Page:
Fearful of Bahá'u'lláh's growing influence in Baghdád, the Persian Consul had made representation to the Sultan to have Him delivered to the Persian authorities. The Sultan, although the Caliph of Sunni Islam, considered himself a mystical seeker and was no doubt intrigued with Bahá'u'lláh from the reports of the Governor of 'Akká, Námiq Páshá, and his own Prime Minister, 'Alí Páshá. This combination of sympathy and interest led the Ottoman government to invite Him to the capital rather than send Him to a remote location or return Him to Persia to an uncertain fate. [BBD196; BBIC13, 57note 68]
||Baghdad; Iraq; Istanbul; Turkey
||Bahaullah, Life of; Bahaullah, Banishment of; Governors; Namiq Pasha; Ottoman citizenship
||Mírzá Yahyá fled Baghdád, travelling to Mosul in disguise. [BKG158; RB252–5]
Mírzá Yahyá had, since Bahá'u'lláh's return, concealed himself indoors ore, whenever danger threatened, would withdraw himself to Hillih or Basra where he disguised himself as a Jewish shoe merchant. [BKG224]
CH59 says that he left Baghdád about two weeks before the larger party.
Bahá'u'lláh advised him to go to Persia to disseminate the Writings of the Báb. [RB1:252–3]
Mírzá Yahyá abandoned the Writings of the Báb and travelled surreptitiously to Constantinople, joining the exiles when they passed through Mosul. He had obtained a passport in the name of Mírzá 'Alíh-i-Kirmánsháhí. [ESW167–8; RB1:255; BKG224]
See ESW167 and RB1:253–4 for Yahyá's movements.
||Baghdad; Mosul; Iraq; Istanbul; Turkey; Iran
||Mirza Yahya (Subh-i-Azal)
|1863. 9 May
||Bahá'u'lláh and His party left Firayját for Istanbul although at this point the destination was unknown to the exiles. [CH57, GPB156; SA235]
The journey took 110 days. [GPB156]
For the number of people on the journey see BKG179 (72), GPB156 (26 plus members of His family plus guards), RB2:5–6 (54) and SW13:277 (72).
The caravan consisted of fifty mules, a mounted guard of ten soldiers with their officer, and seven pairs of howdahs, each pair surmounted by four parasols. By virtue of the written order of Namiq Pasha Bahá'u'lláh was accorded an enthusiastic reception by the religious notables and government officials as the caravan wound its way northward. [ALM12]
For the details of the journey see BKG176–96; GPB1567; SW13:277.
See BKG180 for a map of the journey.
They passed through the following:
As the party drew close to Sámsún on the Black Sea Bahá'u'lláh revealed the Súriy-i-Hawdaj. [BKG195; RB2:6]
The party remained in Sámsún for seven days. [GPB157]
- Saláhíyyih (stay two nights)
- Karkúk (stay two days)
- By the River Záb
- Mosul (stay three days)
- Nisíbín (Nusaybin)(On the boarder of Iraq, Syria, and Turkey)
- Márdiín (three day halt)
- Díyár-Bakr (after three days of travel) (stay two-three days) It was here that Mírzá Yahyá made himself known to the party after having travelled in disguise from Mosul. [ALM12]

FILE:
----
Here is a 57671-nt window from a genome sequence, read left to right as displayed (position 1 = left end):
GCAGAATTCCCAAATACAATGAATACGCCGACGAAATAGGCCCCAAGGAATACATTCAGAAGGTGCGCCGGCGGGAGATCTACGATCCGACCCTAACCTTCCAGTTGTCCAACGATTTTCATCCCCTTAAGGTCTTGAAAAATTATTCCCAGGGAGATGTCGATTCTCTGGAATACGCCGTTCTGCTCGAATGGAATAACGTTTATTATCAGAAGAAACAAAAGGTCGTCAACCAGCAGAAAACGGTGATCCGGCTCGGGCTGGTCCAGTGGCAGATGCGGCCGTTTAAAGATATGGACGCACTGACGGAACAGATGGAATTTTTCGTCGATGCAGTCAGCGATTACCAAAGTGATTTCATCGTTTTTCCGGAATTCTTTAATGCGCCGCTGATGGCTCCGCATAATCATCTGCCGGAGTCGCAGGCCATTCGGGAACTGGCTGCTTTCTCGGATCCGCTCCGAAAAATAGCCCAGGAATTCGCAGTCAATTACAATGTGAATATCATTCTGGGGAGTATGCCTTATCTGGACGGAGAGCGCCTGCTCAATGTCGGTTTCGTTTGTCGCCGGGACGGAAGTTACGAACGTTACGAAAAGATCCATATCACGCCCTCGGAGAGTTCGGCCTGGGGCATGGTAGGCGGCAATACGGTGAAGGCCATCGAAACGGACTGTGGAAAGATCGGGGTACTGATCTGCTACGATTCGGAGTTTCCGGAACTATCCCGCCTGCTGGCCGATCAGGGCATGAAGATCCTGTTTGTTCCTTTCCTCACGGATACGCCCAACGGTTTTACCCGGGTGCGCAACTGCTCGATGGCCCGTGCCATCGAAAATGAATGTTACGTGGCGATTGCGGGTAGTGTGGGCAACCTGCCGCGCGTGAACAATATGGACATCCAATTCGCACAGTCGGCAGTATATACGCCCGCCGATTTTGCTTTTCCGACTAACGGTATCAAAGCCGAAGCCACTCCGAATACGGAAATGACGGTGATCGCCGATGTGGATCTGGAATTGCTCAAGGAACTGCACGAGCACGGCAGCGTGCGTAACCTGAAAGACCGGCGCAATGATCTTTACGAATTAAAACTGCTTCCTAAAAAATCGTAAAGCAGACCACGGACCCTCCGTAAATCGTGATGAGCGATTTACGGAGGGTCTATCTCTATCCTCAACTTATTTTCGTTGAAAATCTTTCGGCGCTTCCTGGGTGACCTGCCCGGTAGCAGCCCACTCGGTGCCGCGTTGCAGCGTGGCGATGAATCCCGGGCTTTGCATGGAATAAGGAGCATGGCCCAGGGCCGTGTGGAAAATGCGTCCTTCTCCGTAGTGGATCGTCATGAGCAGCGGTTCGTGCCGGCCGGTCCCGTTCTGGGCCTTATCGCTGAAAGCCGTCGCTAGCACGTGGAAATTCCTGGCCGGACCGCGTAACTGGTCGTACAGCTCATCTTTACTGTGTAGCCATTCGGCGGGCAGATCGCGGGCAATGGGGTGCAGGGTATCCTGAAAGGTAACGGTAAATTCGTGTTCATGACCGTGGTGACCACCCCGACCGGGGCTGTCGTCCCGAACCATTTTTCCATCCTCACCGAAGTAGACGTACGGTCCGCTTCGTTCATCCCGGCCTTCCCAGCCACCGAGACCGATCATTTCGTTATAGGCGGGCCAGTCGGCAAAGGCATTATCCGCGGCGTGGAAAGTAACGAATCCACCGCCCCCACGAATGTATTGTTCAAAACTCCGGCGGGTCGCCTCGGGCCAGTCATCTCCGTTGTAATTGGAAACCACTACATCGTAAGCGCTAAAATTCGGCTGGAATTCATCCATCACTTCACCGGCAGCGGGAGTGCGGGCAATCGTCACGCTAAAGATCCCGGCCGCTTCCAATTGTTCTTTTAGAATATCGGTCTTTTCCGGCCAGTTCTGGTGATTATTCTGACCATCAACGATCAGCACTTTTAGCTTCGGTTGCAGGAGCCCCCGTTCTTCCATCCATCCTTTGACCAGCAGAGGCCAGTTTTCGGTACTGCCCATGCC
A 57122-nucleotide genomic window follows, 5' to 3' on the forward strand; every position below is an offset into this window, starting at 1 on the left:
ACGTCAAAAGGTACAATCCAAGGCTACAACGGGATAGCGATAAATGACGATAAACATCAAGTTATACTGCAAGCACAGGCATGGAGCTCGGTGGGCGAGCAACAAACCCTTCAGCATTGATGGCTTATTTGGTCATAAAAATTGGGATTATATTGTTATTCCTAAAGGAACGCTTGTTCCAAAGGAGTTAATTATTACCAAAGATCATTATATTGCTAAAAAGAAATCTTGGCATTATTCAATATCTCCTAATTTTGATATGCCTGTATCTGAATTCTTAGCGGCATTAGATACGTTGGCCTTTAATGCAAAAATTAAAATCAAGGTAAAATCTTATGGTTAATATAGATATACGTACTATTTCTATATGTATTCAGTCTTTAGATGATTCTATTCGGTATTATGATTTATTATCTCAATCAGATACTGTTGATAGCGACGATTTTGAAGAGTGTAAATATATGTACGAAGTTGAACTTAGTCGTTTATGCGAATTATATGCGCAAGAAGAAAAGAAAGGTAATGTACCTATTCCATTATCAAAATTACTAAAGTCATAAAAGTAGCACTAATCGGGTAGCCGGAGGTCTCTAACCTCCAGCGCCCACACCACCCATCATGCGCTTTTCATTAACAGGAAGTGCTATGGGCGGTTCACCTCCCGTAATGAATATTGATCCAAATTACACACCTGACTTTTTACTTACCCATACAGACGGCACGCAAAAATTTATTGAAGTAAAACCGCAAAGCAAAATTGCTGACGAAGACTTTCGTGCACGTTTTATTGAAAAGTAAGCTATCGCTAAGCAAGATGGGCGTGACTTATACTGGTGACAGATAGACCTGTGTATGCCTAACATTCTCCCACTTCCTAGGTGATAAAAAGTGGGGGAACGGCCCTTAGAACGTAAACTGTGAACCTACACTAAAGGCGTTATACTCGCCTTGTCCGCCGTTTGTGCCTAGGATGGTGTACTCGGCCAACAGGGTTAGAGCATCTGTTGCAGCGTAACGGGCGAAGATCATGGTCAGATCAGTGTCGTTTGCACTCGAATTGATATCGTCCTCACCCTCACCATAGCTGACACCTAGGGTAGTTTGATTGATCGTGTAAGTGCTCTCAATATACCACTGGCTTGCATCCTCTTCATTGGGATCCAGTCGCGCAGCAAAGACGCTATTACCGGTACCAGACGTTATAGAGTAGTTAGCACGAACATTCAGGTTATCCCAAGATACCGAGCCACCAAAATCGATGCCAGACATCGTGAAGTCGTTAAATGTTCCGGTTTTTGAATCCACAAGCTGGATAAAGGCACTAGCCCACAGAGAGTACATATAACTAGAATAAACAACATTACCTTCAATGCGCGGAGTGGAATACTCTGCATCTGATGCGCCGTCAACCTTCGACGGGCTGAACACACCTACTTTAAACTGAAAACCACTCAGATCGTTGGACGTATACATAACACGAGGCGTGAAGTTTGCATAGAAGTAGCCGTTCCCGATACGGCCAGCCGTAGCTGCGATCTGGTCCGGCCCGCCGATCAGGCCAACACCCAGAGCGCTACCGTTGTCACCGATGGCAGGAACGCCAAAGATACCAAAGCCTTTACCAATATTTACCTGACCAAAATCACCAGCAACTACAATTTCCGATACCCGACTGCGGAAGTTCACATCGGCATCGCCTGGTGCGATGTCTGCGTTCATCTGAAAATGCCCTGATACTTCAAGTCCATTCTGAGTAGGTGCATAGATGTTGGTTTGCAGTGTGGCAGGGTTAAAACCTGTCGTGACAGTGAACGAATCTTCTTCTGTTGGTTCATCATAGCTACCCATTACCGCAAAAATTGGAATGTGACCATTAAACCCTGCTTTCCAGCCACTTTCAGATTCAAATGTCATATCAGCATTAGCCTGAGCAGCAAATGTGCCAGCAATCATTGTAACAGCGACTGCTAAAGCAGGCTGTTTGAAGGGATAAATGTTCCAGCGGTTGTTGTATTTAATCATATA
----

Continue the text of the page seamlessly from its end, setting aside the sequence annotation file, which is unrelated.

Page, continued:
- Ma'dan-Mis (one night)
- Khárpút (one day's travel)(stay two or three days)
- Túqát (Tokat)
- Amasia (Amasya)(stay two days)
- Iláhíyyih (the last day of the overland journey)
- Sámsún on the Black Sea. (110 days after departure) [The Bahá'í Faith 1844-1953 :Information Statistical & Comparative p43]
|Firayjat; Samsun; Istanbul; Judaydih; Dili-Abbas; Qarih-Tapih; Salahiyyih; Dust-Khurmatu; Tawuq; Karkuk; Irbil; Bartallih; Mosul; Zakhu; Jazirih; Nisibin; Hasan-Aqa; Mardiin; Diyar-Bakr; Madan-Mis; Kharput; Madan-Nuqrih; Dilik-Tash; Sivas; Tuqat; Amasia; Ilahiyyih
||Bahaullah, Life of; Bahaullah, Banishment of; Journeys; Black Sea; Suriy-i-Hawdaj; Bahaullah, Writings of
|1863. 13 Aug
||Bahá'u'lláh and His party departed from Sámsún by steamer for Istanbul. [BKG196; GPB157]
They touched in Sinope, a port of call on the 14 of August and in Anyábulí on the 15th.
[The Bahá'í Faith 1844-1953 :Information Statistical & Comparative p43]
||Samsun; Sinope; Anyabuli; Istanbul; Turkey
||Bahaullah, Life of; Bahaullah, Banishment of
|1863. 16 Aug
||Bahá'u'lláh and His party arrived at Constantinople at noon. He was received with great honour by a government official appointed At that time it was a city of about 100,000 inhabitants. [BKG197; GPB157; RB2:1]
The band of exiles had been augmented along the journey and now numbered about 70. At first the Governor allotted them space in an inn that was inadequate for their numbers and then 'Abdu'l-Bahá asked the governor that the family have a house apart. Mírzá Yáhyá and his family were invited to share the house. [CH59]
See The Bahá'í Faith in Turkey or Essays and Notes on Babi and Bahá'í History Chapter 4 by John Walbridge
||Bahaullah, Life of; Bahaullah, Banishment of; Mirza Yahya (Subh-i-Azal)
|1863 16 Aug - 1 Dec
||Bahá'u'lláh in Constantinople
"spot that art situate on the shores of the two seas" [KA217]
Upon arrival He and His family were driven to the residence of Shamsi Big near the Sharif Mosque. They stayed here about one month. His companions were given accommodation elsewhere in the city. [BKG197, 204; GPB157–61, HDBFXXVIII]